Lautman – Introduction to the Essay on the Notions of Structure and Existence in Mathematics: Models of Structure

Ruyer – Introduction to Genesis of Living Forms

Serres – “Eternal Return” ; “Mathematization of Empiricism”

Simondon – Section 1, Chapter 1 of The Individual and Its Physico-Biological Genesis ; Completion of Section 1, Chapter 1.

Zourabichvili – Two Entries from Deleuze’s Vocabulary


22 thoughts on “French Translations: Works in Progress

  1. Pingback: Translations « American Stranger

  2. Ryan/Aless says:

    Since I can’t read French (as of yet), I do appreciate these translations. Perhaps at a later date you can compile a sort of guide (perhaps by theme or author?) to the translations you’ve done, to make browsing through them (even) more manageable.

  3. kieran says:

    all of the books you listed NEEEEED to be translated so badly, I’m glad someone else out there is driven to work on this too. I’m getting underway on a translation of Francois Zourabichili’s book on Deleuze, but wish I had more time to work on some of these other texts too. added to your list should be Juliette Simont’s important ‘Essai’ on Kant Hegel and Deleuze, as well as Bergen’s work on Deleuze. Gueroult’s books on Spinoza as well. lastly, I’m so so glad you’re working on Serres too, as he’s so overlooked by people who otherwise read all this other stuff.
    very enthused,

  4. Hey kieran, thanks for the comment! I forgot to mention Gueroult among the Spinoza commentators (you’re definitely right to remind me, especially since Deleuze references him in Desert Islands and elsewhere). I was also thinking about translating some of Gilles Chatelet because of that too–I think he even has a review or essay on Being and Event that is untranslated.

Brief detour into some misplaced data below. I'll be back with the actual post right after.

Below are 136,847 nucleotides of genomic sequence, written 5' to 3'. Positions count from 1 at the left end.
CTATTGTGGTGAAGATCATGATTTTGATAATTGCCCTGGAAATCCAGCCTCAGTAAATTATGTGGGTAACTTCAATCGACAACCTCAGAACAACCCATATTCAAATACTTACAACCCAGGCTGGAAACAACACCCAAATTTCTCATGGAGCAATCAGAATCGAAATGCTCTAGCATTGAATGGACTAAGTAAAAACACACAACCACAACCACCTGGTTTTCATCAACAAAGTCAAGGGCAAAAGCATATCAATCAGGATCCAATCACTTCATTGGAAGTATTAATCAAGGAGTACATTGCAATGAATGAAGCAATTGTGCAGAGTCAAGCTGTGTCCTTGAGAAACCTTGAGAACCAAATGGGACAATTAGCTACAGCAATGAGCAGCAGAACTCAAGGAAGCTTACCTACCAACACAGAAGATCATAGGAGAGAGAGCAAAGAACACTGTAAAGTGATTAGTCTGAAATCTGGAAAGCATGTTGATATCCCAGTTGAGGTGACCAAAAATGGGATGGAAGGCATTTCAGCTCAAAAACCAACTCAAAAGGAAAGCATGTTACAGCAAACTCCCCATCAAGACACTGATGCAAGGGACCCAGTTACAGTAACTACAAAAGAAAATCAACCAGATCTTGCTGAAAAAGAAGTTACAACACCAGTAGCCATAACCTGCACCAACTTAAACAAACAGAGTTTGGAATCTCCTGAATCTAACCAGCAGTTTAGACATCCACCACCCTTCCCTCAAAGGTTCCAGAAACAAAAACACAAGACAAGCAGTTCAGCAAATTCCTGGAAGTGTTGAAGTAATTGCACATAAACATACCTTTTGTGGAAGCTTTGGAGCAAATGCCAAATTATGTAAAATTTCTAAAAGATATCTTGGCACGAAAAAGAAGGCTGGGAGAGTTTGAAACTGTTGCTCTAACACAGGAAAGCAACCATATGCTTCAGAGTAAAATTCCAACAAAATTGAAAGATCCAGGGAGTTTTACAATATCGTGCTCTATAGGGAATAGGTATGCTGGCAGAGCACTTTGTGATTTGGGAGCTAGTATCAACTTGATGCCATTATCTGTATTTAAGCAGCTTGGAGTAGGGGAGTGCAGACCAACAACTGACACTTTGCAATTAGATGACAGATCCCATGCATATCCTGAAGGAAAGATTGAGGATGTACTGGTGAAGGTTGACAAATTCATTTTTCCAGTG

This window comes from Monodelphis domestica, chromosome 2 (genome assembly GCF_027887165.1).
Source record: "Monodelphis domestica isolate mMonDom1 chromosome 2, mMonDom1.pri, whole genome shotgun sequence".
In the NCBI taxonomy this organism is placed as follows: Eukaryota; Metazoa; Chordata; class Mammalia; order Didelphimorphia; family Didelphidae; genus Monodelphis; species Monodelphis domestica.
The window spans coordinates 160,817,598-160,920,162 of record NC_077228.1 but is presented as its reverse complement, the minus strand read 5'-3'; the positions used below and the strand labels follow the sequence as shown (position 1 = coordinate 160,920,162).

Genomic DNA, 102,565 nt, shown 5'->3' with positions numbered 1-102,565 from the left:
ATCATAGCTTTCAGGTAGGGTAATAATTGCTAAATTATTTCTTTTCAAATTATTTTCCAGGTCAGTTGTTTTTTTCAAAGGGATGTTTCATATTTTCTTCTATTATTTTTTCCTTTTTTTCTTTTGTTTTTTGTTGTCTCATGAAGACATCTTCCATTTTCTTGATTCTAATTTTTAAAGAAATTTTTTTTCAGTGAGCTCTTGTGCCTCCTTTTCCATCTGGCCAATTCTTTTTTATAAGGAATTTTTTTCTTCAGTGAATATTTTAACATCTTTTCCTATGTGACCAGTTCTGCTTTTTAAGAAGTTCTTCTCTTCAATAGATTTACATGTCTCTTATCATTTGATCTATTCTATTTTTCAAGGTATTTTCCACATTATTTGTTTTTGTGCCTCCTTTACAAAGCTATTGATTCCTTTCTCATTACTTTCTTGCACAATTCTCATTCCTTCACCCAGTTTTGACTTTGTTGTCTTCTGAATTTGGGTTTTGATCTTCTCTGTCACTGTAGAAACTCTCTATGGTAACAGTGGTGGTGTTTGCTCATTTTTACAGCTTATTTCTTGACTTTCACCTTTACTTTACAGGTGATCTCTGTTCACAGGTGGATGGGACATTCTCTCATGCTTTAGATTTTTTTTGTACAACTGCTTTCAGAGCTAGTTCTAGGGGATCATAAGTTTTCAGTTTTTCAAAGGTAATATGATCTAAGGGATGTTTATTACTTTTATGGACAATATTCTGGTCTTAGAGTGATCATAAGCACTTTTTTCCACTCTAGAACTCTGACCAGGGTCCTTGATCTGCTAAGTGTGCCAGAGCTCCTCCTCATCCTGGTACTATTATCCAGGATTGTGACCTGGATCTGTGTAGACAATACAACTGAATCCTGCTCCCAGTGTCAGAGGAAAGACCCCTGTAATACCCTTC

I had never heard of Simont or Bergen, and so I’m getting them in through interlibrary loan (one of them is like 780+ pages! crazy!). How far have you gotten on the Zourabichvili? It’s only 128 pages, and it makes me really tempted to want to help out. I’d be willing to part out the book and translate it with you if you want help, or I’d even check your translations or simply enjoy your work. Whichever is appealing to you.

    I’m not sure when I’ll get around to the Deleuze to be honest. I’m writing a paper on Simondon and Ruyer (mostly Simondon) for a philosophy of science class, and so I’m pretty sure that I’ll bring in A Thousand Plateaus and his review of IPBG along with Elie During’s essay on Simondon/A Thousand Plateaus (you can see the link to the French essay on Simondon’s wiki page, and I’m sure I’ll translate it and post it here soon).

    Right now I’m working on Barthelemy’s Penser l’individuation, one of his two books he published on Simondon in 2005. It seems like in France especially that Simondon is coming back into vogue, and Alberto Toscano just recently published a translation of one of his essays this year in Interact or Die!